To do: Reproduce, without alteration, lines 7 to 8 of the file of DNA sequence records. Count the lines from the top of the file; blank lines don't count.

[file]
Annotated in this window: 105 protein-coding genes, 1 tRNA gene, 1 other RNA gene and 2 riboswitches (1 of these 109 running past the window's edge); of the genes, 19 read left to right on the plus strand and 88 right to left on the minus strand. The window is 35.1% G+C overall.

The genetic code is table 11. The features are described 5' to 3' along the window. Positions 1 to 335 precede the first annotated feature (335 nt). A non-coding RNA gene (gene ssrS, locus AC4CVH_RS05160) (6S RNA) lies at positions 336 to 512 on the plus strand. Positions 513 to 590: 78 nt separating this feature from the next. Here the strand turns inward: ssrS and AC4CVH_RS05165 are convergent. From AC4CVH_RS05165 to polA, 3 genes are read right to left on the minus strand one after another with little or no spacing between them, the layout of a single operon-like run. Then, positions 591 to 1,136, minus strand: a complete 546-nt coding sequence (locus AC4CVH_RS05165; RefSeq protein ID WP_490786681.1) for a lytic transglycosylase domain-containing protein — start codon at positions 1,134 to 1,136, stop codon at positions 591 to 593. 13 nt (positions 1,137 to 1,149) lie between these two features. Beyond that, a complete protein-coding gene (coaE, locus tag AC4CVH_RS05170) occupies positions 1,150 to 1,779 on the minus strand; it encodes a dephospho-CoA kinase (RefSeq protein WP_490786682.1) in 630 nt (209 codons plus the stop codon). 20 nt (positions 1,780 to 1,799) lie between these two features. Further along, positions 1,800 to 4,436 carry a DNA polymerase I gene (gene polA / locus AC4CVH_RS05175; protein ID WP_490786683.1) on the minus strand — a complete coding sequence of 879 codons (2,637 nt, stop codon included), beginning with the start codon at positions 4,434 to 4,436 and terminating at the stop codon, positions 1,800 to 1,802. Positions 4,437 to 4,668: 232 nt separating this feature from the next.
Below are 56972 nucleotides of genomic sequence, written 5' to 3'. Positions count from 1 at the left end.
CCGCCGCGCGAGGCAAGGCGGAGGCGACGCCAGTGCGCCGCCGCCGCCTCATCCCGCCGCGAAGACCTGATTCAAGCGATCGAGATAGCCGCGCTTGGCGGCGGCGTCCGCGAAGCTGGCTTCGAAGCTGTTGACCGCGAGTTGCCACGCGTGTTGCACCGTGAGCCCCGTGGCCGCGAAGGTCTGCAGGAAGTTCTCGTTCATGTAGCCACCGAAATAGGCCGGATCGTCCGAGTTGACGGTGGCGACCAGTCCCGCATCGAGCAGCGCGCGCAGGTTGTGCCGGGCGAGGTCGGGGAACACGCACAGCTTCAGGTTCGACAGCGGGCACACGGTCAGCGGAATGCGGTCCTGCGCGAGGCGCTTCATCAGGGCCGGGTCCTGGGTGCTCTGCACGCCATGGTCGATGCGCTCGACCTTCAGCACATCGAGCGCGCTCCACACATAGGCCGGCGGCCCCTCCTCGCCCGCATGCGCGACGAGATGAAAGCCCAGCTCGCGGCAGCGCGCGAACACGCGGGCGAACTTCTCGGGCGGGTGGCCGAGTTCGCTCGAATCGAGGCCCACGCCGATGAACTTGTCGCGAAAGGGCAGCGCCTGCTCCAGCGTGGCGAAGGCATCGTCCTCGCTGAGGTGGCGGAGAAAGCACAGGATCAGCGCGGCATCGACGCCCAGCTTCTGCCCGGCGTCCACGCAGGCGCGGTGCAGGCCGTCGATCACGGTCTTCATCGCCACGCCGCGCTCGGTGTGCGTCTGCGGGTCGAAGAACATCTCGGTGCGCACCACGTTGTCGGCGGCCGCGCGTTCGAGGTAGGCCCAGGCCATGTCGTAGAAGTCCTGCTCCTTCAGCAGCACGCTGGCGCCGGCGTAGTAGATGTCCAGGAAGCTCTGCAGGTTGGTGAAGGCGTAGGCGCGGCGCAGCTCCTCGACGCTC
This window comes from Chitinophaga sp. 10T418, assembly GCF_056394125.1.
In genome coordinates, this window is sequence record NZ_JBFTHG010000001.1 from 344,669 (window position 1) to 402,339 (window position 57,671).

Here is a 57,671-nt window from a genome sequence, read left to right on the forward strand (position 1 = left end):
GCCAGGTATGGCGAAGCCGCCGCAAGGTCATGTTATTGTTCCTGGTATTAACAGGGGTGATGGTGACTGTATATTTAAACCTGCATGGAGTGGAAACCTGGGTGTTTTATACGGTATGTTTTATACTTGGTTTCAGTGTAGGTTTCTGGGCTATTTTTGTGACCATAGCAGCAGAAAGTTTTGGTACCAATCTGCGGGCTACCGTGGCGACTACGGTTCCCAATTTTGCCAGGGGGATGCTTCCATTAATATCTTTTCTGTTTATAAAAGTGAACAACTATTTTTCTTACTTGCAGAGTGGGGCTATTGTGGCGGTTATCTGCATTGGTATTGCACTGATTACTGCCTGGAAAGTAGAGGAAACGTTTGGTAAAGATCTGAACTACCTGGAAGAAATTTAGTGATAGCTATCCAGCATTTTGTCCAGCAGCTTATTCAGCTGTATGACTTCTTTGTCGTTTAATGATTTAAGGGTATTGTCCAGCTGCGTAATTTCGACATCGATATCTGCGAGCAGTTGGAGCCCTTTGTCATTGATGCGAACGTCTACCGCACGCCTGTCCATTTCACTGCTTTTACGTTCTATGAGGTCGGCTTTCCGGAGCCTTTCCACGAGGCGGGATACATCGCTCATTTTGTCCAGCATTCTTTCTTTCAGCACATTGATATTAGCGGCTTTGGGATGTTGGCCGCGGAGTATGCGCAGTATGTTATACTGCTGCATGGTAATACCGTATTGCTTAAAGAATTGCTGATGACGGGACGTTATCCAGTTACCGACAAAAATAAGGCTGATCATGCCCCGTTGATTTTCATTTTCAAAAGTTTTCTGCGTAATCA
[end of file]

Here is a 57,671-nt window from a genome sequence, read left to right on the forward strand (position 1 = left end):
GCCAGGTATGGCGAAGCCGCCGCAAGGTCATGTTATTGTTCCTGGTATTAACAGGGGTGATGGTGACTGTATATTTAAACCTGCATGGAGTGGAAACCTGGGTGTTTTATACGGTATGTTTTATACTTGGTTTCAGTGTAGGTTTCTGGGCTATTTTTGTGACCATAGCAGCAGAAAGTTTTGGTACCAATCTGCGGGCTACCGTGGCGACTACGGTTCCCAATTTTGCCAGGGGGATGCTTCCATTAATATCTTTTCTGTTTATAAAAGTGAACAACTATTTTTCTTACTTGCAGAGTGGGGCTATTGTGGCGGTTATCTGCATTGGTATTGCACTGATTACTGCCTGGAAAGTAGAGGAAACGTTTGGTAAAGATCTGAACTACCTGGAAGAAATTTAGTGATAGCTATCCAGCATTTTGTCCAGCAGCTTATTCAGCTGTATGACTTCTTTGTCGTTTAATGATTTAAGGGTATTGTCCAGCTGCGTAATTTCGACATCGATATCTGCGAGCAGTTGGAGCCCTTTGTCATTGATGCGAACGTCTACCGCACGCCTGTCCATTTCACTGCTTTTACGTTCTATGAGGTCGGCTTTCCGGAGCCTTTCCACGAGGCGGGATACATCGCTCATTTTGTCCAGCATTCTTTCTTTCAGCACATTGATATTAGCGGCTTTGGGATGTTGGCCGCGGAGTATGCGCAGTATGTTATACTGCTGCATGGTAATACCGTATTGCTTAAAGAATTGCTGATGACGGGACGTTATCCAGTTACCGACAAAAATAAGGCTGATCATGCCCCGTTGATTTTCATTTTCAAAAGTTTTCTGCGTAATCA